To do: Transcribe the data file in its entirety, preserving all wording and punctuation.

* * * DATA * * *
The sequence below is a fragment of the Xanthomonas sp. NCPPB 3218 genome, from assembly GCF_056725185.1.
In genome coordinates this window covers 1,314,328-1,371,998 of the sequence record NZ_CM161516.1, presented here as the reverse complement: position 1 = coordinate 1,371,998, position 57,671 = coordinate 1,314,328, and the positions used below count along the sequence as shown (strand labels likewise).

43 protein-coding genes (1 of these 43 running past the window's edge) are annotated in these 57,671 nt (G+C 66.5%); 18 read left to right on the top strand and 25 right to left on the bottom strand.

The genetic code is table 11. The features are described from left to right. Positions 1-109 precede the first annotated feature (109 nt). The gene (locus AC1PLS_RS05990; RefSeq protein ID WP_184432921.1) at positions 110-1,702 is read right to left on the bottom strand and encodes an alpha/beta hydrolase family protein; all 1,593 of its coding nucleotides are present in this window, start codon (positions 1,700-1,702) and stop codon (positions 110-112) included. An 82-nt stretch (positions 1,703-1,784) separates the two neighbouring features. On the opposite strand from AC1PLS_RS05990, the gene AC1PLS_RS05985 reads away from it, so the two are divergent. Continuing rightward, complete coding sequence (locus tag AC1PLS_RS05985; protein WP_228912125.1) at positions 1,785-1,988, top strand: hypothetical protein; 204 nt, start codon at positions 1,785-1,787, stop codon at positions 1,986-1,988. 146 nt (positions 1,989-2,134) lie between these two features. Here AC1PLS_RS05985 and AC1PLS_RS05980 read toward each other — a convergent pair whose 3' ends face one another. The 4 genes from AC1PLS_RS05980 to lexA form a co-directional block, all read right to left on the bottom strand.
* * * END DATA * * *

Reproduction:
The sequence below is a fragment of the Xanthomonas sp. NCPPB 3218 genome, from assembly GCF_056725185.1.
In genome coordinates this window covers 1,314,328-1,371,998 of the sequence record NZ_CM161516.1, presented here as the reverse complement: position 1 = coordinate 1,371,998, position 57,671 = coordinate 1,314,328, and the positions used below count along the sequence as shown (strand labels likewise).

43 protein-coding genes (1 of these 43 running past the window's edge) are annotated in these 57,671 nt (G+C 66.5%); 18 read left to right on the top strand and 25 right to left on the bottom strand.

The genetic code is table 11. The features are described from left to right. Positions 1-109 precede the first annotated feature (109 nt). The gene (locus AC1PLS_RS05990; RefSeq protein ID WP_184432921.1) at positions 110-1,702 is read right to left on the bottom strand and encodes an alpha/beta hydrolase family protein; all 1,593 of its coding nucleotides are present in this window, start codon (positions 1,700-1,702) and stop codon (positions 110-112) included. An 82-nt stretch (positions 1,703-1,784) separates the two neighbouring features. On the opposite strand from AC1PLS_RS05990, the gene AC1PLS_RS05985 reads away from it, so the two are divergent. Continuing rightward, complete coding sequence (locus tag AC1PLS_RS05985; protein WP_228912125.1) at positions 1,785-1,988, top strand: hypothetical protein; 204 nt, start codon at positions 1,785-1,787, stop codon at positions 1,986-1,988. 146 nt (positions 1,989-2,134) lie between these two features. Here AC1PLS_RS05985 and AC1PLS_RS05980 read toward each other — a convergent pair whose 3' ends face one another. The 4 genes from AC1PLS_RS05980 to lexA form a co-directional block, all read right to left on the bottom strand.